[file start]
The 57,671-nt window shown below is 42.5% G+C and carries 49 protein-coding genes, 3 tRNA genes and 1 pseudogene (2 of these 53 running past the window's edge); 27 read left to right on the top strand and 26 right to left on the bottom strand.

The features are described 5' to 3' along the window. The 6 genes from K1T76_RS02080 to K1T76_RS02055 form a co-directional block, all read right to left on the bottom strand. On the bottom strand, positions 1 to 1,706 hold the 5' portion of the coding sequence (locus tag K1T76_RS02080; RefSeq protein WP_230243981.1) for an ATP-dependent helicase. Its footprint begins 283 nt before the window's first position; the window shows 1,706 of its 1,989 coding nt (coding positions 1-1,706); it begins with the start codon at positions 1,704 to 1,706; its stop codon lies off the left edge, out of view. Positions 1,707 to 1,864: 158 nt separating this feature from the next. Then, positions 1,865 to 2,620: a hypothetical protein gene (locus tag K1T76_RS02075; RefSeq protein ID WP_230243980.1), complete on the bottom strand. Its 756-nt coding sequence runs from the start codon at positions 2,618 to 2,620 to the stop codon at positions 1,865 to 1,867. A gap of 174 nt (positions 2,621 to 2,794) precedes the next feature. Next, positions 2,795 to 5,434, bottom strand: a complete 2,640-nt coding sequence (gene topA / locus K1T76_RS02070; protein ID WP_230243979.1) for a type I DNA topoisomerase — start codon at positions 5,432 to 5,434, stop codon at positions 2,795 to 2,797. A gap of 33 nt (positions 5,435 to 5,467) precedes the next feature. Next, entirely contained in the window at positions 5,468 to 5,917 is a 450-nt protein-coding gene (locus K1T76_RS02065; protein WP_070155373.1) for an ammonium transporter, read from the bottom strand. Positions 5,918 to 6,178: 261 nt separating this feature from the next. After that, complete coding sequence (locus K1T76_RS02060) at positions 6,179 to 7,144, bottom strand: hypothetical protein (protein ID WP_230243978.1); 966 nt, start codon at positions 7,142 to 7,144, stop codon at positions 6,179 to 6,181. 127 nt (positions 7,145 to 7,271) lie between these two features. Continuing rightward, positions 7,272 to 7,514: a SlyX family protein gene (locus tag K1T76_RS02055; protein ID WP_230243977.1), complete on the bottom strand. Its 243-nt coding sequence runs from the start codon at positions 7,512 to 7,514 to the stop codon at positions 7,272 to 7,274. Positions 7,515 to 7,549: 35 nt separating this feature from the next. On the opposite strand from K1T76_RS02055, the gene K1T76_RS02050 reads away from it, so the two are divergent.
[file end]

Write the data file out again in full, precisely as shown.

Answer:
The 57,671-nt window shown below is 42.5% G+C and carries 49 protein-coding genes, 3 tRNA genes and 1 pseudogene (2 of these 53 running past the window's edge); 27 read left to right on the top strand and 26 right to left on the bottom strand.

The features are described 5' to 3' along the window. The 6 genes from K1T76_RS02080 to K1T76_RS02055 form a co-directional block, all read right to left on the bottom strand. On the bottom strand, positions 1 to 1,706 hold the 5' portion of the coding sequence (locus tag K1T76_RS02080; RefSeq protein WP_230243981.1) for an ATP-dependent helicase. Its footprint begins 283 nt before the window's first position; the window shows 1,706 of its 1,989 coding nt (coding positions 1-1,706); it begins with the start codon at positions 1,704 to 1,706; its stop codon lies off the left edge, out of view. Positions 1,707 to 1,864: 158 nt separating this feature from the next. Then, positions 1,865 to 2,620: a hypothetical protein gene (locus tag K1T76_RS02075; RefSeq protein ID WP_230243980.1), complete on the bottom strand. Its 756-nt coding sequence runs from the start codon at positions 2,618 to 2,620 to the stop codon at positions 1,865 to 1,867. A gap of 174 nt (positions 2,621 to 2,794) precedes the next feature. Next, positions 2,795 to 5,434, bottom strand: a complete 2,640-nt coding sequence (gene topA / locus K1T76_RS02070; protein ID WP_230243979.1) for a type I DNA topoisomerase — start codon at positions 5,432 to 5,434, stop codon at positions 2,795 to 2,797. A gap of 33 nt (positions 5,435 to 5,467) precedes the next feature. Next, entirely contained in the window at positions 5,468 to 5,917 is a 450-nt protein-coding gene (locus K1T76_RS02065; protein WP_070155373.1) for an ammonium transporter, read from the bottom strand. Positions 5,918 to 6,178: 261 nt separating this feature from the next. After that, complete coding sequence (locus K1T76_RS02060) at positions 6,179 to 7,144, bottom strand: hypothetical protein (protein ID WP_230243978.1); 966 nt, start codon at positions 7,142 to 7,144, stop codon at positions 6,179 to 6,181. 127 nt (positions 7,145 to 7,271) lie between these two features. Continuing rightward, positions 7,272 to 7,514: a SlyX family protein gene (locus tag K1T76_RS02055; protein ID WP_230243977.1), complete on the bottom strand. Its 243-nt coding sequence runs from the start codon at positions 7,512 to 7,514 to the stop codon at positions 7,272 to 7,274. Positions 7,515 to 7,549: 35 nt separating this feature from the next. On the opposite strand from K1T76_RS02055, the gene K1T76_RS02050 reads away from it, so the two are divergent.